Today’s gospel passage is taken from the Bread of Life Discourse in John’s gospel. The first verses presuppose that we know about the miracle of the multiplication of loaves and fish that has just been described (6:1-15). At this point, there is a serious disconnect between Jesus and those who have witnessed that miracle. They see only the spectacular nature of the miracle whereas Jesus wants them to see that this is really a preparation for discovering in him the true and only sufficient source of nourishment: the “food that endures for eternal life” (v. 27).
The crowd does not catch the meaning of Jesus and so they ask what God expects of them. They no doubt expect to be told about observances that will please God. But Jesus poses a far more difficult challenge. They are now expected to “believe in the one (God) sent” (v. 29). Faith in Jesus and acceptance of his teaching is the primary requirement. And when they ask for a sign like the manna given to Israel in the desert, Jesus states his claim as the new manna that gives perfect nourishment: “I am the bread of life; whoever comes to me will never hunger, and whoever believes in me will never thirst” (v. 35).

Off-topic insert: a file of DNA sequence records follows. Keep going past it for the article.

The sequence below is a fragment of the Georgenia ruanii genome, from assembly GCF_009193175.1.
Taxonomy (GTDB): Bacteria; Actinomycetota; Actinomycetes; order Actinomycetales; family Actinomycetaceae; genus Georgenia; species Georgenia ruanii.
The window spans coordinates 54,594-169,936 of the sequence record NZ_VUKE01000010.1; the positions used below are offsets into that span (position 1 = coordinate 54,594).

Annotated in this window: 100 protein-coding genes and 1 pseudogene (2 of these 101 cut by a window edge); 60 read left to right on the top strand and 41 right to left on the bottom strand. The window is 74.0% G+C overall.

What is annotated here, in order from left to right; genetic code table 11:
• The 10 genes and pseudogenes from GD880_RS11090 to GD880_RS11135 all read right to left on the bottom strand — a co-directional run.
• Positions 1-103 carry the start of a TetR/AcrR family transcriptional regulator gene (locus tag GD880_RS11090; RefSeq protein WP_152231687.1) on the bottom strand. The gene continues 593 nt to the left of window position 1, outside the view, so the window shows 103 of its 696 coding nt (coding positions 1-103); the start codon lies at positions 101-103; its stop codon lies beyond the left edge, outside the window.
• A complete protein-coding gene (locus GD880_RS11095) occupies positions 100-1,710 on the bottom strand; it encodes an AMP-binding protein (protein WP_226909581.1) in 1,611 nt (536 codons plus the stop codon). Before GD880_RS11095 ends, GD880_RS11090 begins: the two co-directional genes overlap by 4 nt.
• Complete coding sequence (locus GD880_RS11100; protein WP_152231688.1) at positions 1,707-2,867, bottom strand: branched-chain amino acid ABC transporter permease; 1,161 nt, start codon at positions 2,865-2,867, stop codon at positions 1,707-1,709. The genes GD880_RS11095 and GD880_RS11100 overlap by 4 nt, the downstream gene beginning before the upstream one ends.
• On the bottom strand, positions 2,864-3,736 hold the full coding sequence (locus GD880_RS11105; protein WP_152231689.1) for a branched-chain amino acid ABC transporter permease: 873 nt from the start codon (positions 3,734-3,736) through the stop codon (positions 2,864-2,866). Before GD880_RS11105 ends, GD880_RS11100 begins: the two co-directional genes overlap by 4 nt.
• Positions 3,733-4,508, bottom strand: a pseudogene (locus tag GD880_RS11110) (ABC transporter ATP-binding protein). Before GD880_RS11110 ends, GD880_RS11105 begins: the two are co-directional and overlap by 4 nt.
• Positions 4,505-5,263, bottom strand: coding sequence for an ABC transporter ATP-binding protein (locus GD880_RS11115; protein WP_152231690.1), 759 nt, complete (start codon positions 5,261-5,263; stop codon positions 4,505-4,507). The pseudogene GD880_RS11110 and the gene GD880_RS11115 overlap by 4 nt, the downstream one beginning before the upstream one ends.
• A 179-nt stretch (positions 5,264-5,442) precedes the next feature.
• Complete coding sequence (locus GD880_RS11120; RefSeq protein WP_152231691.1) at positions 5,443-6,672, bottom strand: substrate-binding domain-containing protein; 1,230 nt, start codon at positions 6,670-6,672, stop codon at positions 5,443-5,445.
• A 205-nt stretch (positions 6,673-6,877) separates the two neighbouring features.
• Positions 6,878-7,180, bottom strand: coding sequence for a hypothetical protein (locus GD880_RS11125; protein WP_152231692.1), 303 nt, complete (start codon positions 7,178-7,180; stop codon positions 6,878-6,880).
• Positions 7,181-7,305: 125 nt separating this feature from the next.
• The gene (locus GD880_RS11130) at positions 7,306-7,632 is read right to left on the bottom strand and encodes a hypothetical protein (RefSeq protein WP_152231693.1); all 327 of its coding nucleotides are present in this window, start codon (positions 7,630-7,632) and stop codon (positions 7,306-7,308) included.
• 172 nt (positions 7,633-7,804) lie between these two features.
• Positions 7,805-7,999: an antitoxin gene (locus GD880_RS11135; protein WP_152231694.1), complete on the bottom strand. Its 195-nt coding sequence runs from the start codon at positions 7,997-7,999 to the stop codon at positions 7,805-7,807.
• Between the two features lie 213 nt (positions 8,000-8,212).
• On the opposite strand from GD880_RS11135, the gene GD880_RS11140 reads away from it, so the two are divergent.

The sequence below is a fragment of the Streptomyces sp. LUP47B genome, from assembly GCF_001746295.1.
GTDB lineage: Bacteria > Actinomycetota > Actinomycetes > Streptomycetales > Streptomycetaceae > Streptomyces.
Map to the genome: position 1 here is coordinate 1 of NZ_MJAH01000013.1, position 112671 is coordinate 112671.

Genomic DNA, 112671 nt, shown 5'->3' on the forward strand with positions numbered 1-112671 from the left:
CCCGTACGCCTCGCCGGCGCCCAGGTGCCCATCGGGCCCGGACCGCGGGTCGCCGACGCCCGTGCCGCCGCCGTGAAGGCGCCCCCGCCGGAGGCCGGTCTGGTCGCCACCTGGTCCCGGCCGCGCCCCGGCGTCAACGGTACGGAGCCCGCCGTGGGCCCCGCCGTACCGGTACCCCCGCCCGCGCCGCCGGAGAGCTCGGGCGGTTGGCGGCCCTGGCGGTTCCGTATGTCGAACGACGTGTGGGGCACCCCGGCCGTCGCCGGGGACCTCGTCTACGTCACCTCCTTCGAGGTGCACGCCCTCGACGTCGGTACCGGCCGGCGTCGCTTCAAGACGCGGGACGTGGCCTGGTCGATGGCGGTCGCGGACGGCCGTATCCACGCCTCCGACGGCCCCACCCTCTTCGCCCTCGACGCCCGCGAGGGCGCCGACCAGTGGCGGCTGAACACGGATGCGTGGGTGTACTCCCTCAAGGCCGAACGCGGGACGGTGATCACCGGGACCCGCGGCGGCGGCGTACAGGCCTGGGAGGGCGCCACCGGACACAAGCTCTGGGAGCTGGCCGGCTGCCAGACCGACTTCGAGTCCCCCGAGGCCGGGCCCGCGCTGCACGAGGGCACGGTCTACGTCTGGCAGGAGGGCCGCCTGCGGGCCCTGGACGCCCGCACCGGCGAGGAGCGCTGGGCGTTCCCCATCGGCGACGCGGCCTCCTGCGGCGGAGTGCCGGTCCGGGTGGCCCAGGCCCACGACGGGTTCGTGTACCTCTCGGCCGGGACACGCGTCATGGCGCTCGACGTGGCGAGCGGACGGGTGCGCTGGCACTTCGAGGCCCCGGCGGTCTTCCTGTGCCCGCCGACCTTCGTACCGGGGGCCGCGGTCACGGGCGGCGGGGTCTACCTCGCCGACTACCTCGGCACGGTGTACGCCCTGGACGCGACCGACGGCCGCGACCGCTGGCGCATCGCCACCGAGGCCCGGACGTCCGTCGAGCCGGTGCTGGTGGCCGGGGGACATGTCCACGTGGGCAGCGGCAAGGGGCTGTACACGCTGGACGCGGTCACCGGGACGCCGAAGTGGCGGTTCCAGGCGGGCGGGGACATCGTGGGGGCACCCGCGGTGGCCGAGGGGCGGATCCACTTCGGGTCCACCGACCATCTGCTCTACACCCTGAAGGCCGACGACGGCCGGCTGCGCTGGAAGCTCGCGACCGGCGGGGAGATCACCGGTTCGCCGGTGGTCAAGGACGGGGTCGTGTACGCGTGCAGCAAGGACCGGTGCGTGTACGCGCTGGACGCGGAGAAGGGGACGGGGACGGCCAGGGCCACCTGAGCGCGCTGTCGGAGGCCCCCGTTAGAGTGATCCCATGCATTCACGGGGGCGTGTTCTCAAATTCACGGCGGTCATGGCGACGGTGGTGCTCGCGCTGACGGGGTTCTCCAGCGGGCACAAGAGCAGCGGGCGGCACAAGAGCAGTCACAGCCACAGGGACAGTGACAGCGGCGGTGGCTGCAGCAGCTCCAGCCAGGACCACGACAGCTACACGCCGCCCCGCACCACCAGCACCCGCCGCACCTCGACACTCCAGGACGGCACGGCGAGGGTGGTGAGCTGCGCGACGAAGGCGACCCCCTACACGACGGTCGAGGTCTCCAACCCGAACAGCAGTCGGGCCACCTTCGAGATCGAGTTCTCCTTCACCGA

It is important to note that, though Jesus identifies himself as “the bread of life” (v. 35), he is not yet speaking about the sacramental Eucharist. The emphasis in this segment of the Bread of Life Discourse is placed on the faith-acceptance of the teaching of Jesus. In other words, he is nourishment first of all as one who offers us the life-giving words of God about the meaning of our lives. Moreover, this divine message, if it is to nourish for eternal life, must be accepted in a way that leads us from self-centeredness to unselfish love and sacrifice for others.
It is for this reason that Jesus states that he is the bread of life for the one who “comes” to him and “believes” in him (v. 35). There is no reference yet to eating or drinking, which will come later. It is very important to understand this point because it reminds us that only a believing reception of the Body and Blood of Jesus will bring us true life. Unfortunately, it is only too easy to receive the Eucharist without a true and effective commitment in our daily lives to the ideal of unselfish behavior that is so perfectly represented by this sacrament.
To put the matter another way, we are being challenged by Jesus to avoid a magical or mechanical understanding of the power of this supreme sacrament. It does not nourish us spiritually simply by the action of receiving it. There must also be a firm intention to change one’s life in a way that is in harmony with this supreme Sacrament of Jesus’ giving of himself for us.
Demetrius R. Dumm, O.S.B.